In the star-spangled crowd under the star-spangled tent adjoining Blenheim Palace: Countess Leopold von Bismarck; the bride’s brother, Stavos Livanos; Lady (Grace) Dudley; Hillie Pilkington; Karen and Peter John Goulandris; Barbara and Conrad Black; Francois Curiel of Christie’s; Betty and Francois Catroux; the James Sherwoods; handsome British banker John Loudon; Duncan MacLaren; Victoria and Philip Niarchos; Daphne and Spyros Niarchos; Constantine Niarchos; Marina Palma; Georgette Mosbacher; Lady Charles Churchill; Tina Fanjul; Nada and Nemir Kirdar; Mrs. Henry (Kathy) Ford II; Dolly Goulandris; several happy Hapsburgs; Christopher Balfour; Nicky Haslam; Robert Silvers; Donna and Bill Acquavella; Scott Bessant; Tessa and Harry Fane, and more, more, more, including the Thierry Roussels. If Roussel’s name doesn’t ring a bell, he is the father of Athina Roussel by his marriage to the late Christina Onassis. Athina, 12, maybe the richest girl in the world, is George Livanos’s great-niece, and he and Lita have done everything to keep her close to her Greek roots and family, inviting Roussel, who has custody of Athina, and his wife and two other children, to visit them whenever they like. It has been an uphill battle, Sisyphean almost, but the Livanoses are not giving up.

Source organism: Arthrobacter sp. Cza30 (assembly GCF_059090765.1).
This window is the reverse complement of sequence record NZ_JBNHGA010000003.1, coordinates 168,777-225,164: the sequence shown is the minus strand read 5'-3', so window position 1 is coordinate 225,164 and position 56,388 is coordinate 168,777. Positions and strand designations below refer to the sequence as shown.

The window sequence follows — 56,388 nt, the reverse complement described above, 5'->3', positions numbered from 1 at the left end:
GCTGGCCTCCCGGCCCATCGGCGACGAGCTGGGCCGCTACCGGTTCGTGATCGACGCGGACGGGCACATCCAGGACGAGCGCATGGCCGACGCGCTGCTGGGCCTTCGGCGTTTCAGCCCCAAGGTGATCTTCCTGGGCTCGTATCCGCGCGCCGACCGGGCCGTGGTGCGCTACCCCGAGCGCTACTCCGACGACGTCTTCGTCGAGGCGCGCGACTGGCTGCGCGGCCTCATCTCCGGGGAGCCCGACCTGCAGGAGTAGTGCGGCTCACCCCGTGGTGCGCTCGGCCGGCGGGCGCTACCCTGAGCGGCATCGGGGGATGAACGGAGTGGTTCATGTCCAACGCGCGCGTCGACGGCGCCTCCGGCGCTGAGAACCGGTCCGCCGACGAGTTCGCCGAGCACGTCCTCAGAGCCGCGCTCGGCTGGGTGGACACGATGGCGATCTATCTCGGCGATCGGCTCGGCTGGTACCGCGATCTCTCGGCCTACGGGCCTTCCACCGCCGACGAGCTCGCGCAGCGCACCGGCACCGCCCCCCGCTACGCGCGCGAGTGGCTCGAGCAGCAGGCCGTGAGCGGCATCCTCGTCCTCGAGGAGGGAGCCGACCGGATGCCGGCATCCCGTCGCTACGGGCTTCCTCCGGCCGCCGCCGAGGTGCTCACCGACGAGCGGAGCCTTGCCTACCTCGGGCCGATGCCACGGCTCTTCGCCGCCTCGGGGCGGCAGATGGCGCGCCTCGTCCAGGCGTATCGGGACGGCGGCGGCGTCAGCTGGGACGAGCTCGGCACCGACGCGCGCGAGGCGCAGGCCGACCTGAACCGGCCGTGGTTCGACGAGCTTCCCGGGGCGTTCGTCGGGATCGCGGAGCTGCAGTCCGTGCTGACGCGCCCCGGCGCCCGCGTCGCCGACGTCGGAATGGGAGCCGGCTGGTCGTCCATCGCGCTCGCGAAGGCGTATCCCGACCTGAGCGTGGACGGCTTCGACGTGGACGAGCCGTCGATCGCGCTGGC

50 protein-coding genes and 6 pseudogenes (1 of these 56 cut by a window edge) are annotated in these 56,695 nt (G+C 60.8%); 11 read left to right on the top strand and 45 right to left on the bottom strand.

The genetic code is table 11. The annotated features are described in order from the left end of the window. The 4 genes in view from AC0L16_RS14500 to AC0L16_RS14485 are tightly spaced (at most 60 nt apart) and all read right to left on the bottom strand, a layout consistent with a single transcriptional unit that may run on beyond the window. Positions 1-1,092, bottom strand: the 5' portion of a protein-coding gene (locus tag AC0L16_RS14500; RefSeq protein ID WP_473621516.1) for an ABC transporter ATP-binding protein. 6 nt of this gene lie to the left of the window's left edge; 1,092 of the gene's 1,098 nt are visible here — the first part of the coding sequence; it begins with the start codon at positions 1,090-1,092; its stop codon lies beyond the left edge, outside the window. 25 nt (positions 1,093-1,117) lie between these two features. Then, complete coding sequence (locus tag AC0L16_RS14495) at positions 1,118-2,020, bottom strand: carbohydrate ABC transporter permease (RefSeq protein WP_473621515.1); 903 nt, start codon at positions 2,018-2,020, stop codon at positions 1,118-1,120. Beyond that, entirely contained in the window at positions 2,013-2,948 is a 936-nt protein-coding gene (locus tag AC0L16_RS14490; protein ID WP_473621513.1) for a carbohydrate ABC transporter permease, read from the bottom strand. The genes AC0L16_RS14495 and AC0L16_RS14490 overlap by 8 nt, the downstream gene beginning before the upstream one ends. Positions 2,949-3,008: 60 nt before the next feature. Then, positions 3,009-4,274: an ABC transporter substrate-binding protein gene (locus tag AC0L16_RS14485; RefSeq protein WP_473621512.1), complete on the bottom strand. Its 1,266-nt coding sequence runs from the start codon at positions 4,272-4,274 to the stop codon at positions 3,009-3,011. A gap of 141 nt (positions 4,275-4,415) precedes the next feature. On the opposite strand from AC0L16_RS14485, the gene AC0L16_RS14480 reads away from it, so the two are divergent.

Lita and George Livanos still have two beautiful unmarried daughters left, Marina and Christina. After the glittering ball at Blenheim for Eugenie and the huge gathering of 800 guests at Grosvenor House in London for their first-born, Arietta, one wonders what they’ll do for encores, and where, when their time comes. The Acropolis is nice, but not when it rains.

While all the above was going on in London, in New York Patricia G. Hambrect, the president of Christie’s, gave a little dinner at Christie’s new, very private viewing gallery on East 59th Street to celebrate the publication of New York decorator Chessy Rayner’s new book, “New York Trends and Traditions.” The loft-like gallery space, a little taste of downtown in midtown, is currently exhibiting the magnificent collection of Victor and Sally Ganz, the most important collection of 20th-century art ever to come to auction. It will go on the block at Christie’s the night of Nov. 10. Surrounded by $125 million worth of Picassos, Rauschenbergs, Jasper Johns and Frank Stellas, such worthies gathered around the long banquet table to discuss art and design trends and traditions as Picasso biographer John Richardson, Marilyn and Don Hewitt, Annette and Oscar de la Renta, Casey Ribicoff, Mica Ertegun, Pat Buckley, Arnold Scaasi, Parker Ladd, Louise and Henry Grunwald, Johnny Galliher, Carolina and Reinaldo Herrera, writer Nick Dunne, Gil Shiva and a couple of dozen others too arty, designing, trendy and traditional to mention.